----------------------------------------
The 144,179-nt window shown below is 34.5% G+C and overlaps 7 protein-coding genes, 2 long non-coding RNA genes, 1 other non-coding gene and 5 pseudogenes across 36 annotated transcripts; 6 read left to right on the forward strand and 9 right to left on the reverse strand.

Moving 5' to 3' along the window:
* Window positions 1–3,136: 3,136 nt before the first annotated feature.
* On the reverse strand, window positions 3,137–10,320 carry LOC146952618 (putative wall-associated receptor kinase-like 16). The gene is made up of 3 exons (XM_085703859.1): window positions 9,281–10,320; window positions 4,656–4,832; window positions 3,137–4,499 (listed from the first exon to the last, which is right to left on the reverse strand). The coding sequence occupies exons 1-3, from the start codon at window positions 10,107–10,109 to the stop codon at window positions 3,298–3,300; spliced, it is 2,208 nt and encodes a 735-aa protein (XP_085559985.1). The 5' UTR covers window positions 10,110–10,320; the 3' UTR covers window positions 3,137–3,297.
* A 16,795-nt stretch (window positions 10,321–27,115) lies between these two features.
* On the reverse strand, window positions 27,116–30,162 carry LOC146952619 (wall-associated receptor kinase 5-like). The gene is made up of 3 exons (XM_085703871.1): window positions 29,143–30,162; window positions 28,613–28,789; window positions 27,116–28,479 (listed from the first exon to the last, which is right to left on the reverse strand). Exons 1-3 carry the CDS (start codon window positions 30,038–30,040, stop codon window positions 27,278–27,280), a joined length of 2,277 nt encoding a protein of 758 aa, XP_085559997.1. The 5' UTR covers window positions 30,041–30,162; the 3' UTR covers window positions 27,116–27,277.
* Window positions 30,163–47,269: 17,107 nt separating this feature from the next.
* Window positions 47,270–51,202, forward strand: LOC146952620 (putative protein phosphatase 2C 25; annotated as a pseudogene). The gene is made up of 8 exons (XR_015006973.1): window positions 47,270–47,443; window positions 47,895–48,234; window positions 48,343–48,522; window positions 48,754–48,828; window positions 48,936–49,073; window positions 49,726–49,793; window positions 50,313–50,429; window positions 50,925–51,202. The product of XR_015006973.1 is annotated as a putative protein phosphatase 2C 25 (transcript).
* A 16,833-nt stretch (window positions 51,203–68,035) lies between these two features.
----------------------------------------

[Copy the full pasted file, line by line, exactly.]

The 144,179-nt window shown below is 34.5% G+C and overlaps 7 protein-coding genes, 2 long non-coding RNA genes, 1 other non-coding gene and 5 pseudogenes across 36 annotated transcripts; 6 read left to right on the forward strand and 9 right to left on the reverse strand.

Moving 5' to 3' along the window:
* Window positions 1–3,136: 3,136 nt before the first annotated feature.
* On the reverse strand, window positions 3,137–10,320 carry LOC146952618 (putative wall-associated receptor kinase-like 16). The gene is made up of 3 exons (XM_085703859.1): window positions 9,281–10,320; window positions 4,656–4,832; window positions 3,137–4,499 (listed from the first exon to the last, which is right to left on the reverse strand). The coding sequence occupies exons 1-3, from the start codon at window positions 10,107–10,109 to the stop codon at window positions 3,298–3,300; spliced, it is 2,208 nt and encodes a 735-aa protein (XP_085559985.1). The 5' UTR covers window positions 10,110–10,320; the 3' UTR covers window positions 3,137–3,297.
* A 16,795-nt stretch (window positions 10,321–27,115) lies between these two features.
* On the reverse strand, window positions 27,116–30,162 carry LOC146952619 (wall-associated receptor kinase 5-like). The gene is made up of 3 exons (XM_085703871.1): window positions 29,143–30,162; window positions 28,613–28,789; window positions 27,116–28,479 (listed from the first exon to the last, which is right to left on the reverse strand). Exons 1-3 carry the CDS (start codon window positions 30,038–30,040, stop codon window positions 27,278–27,280), a joined length of 2,277 nt encoding a protein of 758 aa, XP_085559997.1. The 5' UTR covers window positions 30,041–30,162; the 3' UTR covers window positions 27,116–27,277.
* Window positions 30,163–47,269: 17,107 nt separating this feature from the next.
* Window positions 47,270–51,202, forward strand: LOC146952620 (putative protein phosphatase 2C 25; annotated as a pseudogene). The gene is made up of 8 exons (XR_015006973.1): window positions 47,270–47,443; window positions 47,895–48,234; window positions 48,343–48,522; window positions 48,754–48,828; window positions 48,936–49,073; window positions 49,726–49,793; window positions 50,313–50,429; window positions 50,925–51,202. The product of XR_015006973.1 is annotated as a putative protein phosphatase 2C 25 (transcript).
* A 16,833-nt stretch (window positions 51,203–68,035) lies between these two features.